You're Going To Be Seeing A Lot Of AI In Fast Food. Here's What That Means For The Industry

The fast food industry is taking major strides to incorporate the use of artificial intelligence in the way you experience your quick meals. If you haven't noticed already there are quite a number of subtle and not-so-subtle advancements being made right under your fast-food-loving nose. Although these processes are never full-proof — there have been plenty of TikTok videos showcasing epic AI ordering fails — this type of technology can strive to create more efficiency within the industry, but it may also put the jobs of human workers at risk. 

Having AI featured more prominently in these types of environments will hopefully make the ordering process smoother with less chance for human error while cutting down on rising labor costs in the industry. According to the restaurant consultancy firm Aaron Allen & Associates, the integration of robotics into restaurants could actually help to cut up to 70% of these costs. 

These money-saving machines can run the gamut of technology from self-serve kiosks utilized by McDonald's which can save the customer from unnecessary wait times standing in line to AI-integrated voice technology which handles your order via telephone or through specialized drive-thrus so that a real-life employee is not necessary. These types of tech ensure that orders are being taken accurately and that promotions and upgrades to increase sales are never missed.

How does AI technology affect those who work in the fast-food industry?

In the world of quick-service restaurants efficiency is a major key to success. AI enhancements can increase production and cut labor costs simultaneously so it's easy to see why most restaurants are swayed to adopt this technology. However, integrating AI either at a small level or in a more predominant role could mean the end of thousands of jobs. Technology is already taking over roles like hosts, drive-thru attendants, and even baristas. Although it seems there may still be a need for upper-level managerial roles in a new technology-based future, up to 82% of restaurant jobs could be replaced including serving, cooking, and meal preparation positions, according to Aaron Allen & Associates.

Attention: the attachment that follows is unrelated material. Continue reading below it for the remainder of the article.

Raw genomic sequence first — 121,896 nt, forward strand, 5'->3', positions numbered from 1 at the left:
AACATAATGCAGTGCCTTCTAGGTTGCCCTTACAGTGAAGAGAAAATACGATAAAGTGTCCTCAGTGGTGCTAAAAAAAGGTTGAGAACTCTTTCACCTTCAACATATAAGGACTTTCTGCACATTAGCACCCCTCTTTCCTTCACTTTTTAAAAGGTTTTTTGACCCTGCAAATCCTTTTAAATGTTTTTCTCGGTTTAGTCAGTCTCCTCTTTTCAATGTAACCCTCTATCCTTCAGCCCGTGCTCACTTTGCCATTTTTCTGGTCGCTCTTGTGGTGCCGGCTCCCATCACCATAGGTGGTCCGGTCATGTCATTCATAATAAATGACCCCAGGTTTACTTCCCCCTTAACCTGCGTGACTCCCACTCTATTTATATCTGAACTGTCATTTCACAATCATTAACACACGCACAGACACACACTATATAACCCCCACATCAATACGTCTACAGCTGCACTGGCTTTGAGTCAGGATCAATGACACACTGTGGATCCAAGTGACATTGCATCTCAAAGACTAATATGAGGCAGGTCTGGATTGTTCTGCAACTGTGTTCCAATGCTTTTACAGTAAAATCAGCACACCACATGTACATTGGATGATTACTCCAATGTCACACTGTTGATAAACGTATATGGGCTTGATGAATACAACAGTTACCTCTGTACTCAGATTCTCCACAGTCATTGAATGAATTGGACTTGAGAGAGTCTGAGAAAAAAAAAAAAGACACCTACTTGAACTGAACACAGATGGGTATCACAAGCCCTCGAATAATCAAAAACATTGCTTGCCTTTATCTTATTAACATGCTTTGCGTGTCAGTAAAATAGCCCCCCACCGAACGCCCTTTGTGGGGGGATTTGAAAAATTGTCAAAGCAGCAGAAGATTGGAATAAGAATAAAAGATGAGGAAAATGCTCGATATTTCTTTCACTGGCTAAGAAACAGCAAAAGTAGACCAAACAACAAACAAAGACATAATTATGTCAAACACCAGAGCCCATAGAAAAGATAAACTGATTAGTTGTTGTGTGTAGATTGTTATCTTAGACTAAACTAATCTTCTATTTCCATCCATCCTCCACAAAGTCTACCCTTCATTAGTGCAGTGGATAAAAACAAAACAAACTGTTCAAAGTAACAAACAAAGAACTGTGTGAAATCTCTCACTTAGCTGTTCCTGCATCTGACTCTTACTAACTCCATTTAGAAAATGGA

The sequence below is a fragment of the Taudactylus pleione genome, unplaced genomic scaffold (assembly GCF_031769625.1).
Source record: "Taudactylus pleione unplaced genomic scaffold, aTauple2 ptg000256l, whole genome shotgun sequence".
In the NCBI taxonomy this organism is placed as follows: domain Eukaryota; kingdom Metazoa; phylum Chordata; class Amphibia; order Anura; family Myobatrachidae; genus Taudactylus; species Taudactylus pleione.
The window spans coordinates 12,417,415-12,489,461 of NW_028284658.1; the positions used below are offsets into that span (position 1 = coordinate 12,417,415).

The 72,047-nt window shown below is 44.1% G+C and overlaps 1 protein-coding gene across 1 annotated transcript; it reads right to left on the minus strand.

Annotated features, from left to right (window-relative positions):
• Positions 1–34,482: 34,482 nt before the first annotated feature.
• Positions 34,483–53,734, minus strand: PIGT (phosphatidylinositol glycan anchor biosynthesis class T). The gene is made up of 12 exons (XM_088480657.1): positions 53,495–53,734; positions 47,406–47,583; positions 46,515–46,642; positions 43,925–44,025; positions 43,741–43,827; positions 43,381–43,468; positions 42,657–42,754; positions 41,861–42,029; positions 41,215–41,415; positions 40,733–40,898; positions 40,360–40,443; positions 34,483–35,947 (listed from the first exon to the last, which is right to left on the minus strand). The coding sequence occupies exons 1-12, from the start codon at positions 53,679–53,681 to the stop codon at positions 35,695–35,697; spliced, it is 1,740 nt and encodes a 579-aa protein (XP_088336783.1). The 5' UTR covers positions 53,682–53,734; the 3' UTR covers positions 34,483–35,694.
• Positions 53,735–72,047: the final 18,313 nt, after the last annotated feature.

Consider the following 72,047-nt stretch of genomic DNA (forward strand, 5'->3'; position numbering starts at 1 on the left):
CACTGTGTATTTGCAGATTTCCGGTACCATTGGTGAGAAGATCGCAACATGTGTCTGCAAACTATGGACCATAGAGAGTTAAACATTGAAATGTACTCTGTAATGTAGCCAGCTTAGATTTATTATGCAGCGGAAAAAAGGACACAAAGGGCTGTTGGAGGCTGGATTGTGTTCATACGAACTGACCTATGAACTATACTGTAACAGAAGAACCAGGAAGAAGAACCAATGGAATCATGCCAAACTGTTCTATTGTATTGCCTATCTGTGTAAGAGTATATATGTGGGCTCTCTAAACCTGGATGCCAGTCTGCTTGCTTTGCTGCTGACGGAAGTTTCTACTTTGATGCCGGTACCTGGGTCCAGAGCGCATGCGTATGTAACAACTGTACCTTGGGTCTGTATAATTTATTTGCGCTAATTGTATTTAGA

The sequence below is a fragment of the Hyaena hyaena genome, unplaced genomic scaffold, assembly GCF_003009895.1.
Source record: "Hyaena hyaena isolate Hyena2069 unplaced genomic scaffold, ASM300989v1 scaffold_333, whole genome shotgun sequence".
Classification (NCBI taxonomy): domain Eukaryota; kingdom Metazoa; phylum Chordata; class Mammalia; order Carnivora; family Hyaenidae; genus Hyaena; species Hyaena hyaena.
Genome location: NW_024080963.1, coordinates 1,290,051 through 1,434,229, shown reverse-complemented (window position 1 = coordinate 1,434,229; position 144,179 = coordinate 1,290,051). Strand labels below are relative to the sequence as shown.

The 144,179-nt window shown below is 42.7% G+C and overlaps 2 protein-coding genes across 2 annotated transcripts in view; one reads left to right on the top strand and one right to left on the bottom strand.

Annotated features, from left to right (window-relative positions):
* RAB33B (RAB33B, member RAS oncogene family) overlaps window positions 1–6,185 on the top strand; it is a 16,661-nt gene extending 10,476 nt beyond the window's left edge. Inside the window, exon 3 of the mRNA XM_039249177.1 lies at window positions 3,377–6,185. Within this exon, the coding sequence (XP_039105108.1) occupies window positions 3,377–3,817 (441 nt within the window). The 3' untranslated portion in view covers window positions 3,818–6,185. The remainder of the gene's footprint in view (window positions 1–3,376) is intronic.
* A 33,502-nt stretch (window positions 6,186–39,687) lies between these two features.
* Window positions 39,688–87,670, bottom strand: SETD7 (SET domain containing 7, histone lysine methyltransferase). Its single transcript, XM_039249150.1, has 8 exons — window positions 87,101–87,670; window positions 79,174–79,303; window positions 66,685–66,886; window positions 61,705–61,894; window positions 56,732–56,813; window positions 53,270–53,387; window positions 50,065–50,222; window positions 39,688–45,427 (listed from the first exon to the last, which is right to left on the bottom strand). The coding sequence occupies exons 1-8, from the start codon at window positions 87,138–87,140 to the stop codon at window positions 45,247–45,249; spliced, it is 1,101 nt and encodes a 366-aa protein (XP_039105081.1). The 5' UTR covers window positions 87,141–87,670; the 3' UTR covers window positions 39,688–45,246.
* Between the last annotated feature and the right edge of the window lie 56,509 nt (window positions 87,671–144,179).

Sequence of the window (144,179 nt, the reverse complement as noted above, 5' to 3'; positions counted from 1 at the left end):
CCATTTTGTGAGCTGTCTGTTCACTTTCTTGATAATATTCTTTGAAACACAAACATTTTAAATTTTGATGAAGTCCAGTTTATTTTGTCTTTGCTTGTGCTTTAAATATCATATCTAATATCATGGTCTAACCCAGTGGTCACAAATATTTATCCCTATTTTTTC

In a Golden Corral restaurant in West Virginia, for example, robots took on a bussing role, effortlessly taking dishes from the dining room and delivering them to the dishwashers in the kitchen, according to WSAZ News Channel 3. These robot workers are able to move about the restaurant without bumping into guests while saving human workers time which can be spent on customer service instead of menial tasks. Plus, the restaurant reported that dishwashers actually worked more hours as the robots were so efficient.

In fact, this is another area in which AI advancements can benefit employers. Because the technology can fill in roles that are not attractive to human employees, the restaurant industry — which has a high turnover rate of nearly 43%, according to POS USA — can also save on money spent enticing human workers with higher wages and costly benefits. This scenario is certainly attractive to restaurant owners looking to lower their operating costs so it's likely you'll see more restaurants putting their dollars toward experimenting with AI technology instead.